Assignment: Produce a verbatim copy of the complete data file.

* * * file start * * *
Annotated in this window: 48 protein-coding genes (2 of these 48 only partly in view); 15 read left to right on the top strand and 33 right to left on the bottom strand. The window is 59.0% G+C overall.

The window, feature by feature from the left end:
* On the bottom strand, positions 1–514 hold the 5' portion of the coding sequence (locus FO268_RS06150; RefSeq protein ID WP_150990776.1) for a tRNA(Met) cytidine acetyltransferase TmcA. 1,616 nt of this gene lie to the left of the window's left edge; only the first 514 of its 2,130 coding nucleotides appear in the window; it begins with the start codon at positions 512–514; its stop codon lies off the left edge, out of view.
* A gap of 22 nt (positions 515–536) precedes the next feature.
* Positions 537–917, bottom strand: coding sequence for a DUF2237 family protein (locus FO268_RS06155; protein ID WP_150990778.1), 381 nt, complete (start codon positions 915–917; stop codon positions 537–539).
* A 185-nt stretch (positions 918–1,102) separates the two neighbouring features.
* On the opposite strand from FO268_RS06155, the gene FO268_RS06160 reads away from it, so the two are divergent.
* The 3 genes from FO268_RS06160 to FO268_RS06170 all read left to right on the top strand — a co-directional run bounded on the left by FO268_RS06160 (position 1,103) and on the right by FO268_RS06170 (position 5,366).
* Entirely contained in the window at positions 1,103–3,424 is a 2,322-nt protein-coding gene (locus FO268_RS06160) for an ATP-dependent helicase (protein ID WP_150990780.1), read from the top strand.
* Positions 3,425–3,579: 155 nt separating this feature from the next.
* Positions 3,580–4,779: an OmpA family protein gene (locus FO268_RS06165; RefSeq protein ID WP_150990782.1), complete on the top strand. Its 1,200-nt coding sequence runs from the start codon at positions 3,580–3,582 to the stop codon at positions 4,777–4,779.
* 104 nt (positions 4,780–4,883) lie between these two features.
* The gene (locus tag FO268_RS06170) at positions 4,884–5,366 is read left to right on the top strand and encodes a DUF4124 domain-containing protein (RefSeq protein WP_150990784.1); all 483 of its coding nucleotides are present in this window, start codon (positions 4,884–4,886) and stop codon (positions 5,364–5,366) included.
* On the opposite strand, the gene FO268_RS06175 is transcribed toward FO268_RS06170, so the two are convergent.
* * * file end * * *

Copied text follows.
Annotated in this window: 48 protein-coding genes (2 of these 48 only partly in view); 15 read left to right on the top strand and 33 right to left on the bottom strand. The window is 59.0% G+C overall.

The window, feature by feature from the left end:
* On the bottom strand, positions 1–514 hold the 5' portion of the coding sequence (locus FO268_RS06150; RefSeq protein ID WP_150990776.1) for a tRNA(Met) cytidine acetyltransferase TmcA. 1,616 nt of this gene lie to the left of the window's left edge; only the first 514 of its 2,130 coding nucleotides appear in the window; it begins with the start codon at positions 512–514; its stop codon lies off the left edge, out of view.
* A gap of 22 nt (positions 515–536) precedes the next feature.
* Positions 537–917, bottom strand: coding sequence for a DUF2237 family protein (locus FO268_RS06155; protein ID WP_150990778.1), 381 nt, complete (start codon positions 915–917; stop codon positions 537–539).
* A 185-nt stretch (positions 918–1,102) separates the two neighbouring features.
* On the opposite strand from FO268_RS06155, the gene FO268_RS06160 reads away from it, so the two are divergent.
* The 3 genes from FO268_RS06160 to FO268_RS06170 all read left to right on the top strand — a co-directional run bounded on the left by FO268_RS06160 (position 1,103) and on the right by FO268_RS06170 (position 5,366).
* Entirely contained in the window at positions 1,103–3,424 is a 2,322-nt protein-coding gene (locus FO268_RS06160) for an ATP-dependent helicase (protein ID WP_150990780.1), read from the top strand.
* Positions 3,425–3,579: 155 nt separating this feature from the next.
* Positions 3,580–4,779: an OmpA family protein gene (locus FO268_RS06165; RefSeq protein ID WP_150990782.1), complete on the top strand. Its 1,200-nt coding sequence runs from the start codon at positions 3,580–3,582 to the stop codon at positions 4,777–4,779.
* 104 nt (positions 4,780–4,883) lie between these two features.
* The gene (locus tag FO268_RS06170) at positions 4,884–5,366 is read left to right on the top strand and encodes a DUF4124 domain-containing protein (RefSeq protein WP_150990784.1); all 483 of its coding nucleotides are present in this window, start codon (positions 4,884–4,886) and stop codon (positions 5,364–5,366) included.
* On the opposite strand, the gene FO268_RS06175 is transcribed toward FO268_RS06170, so the two are convergent.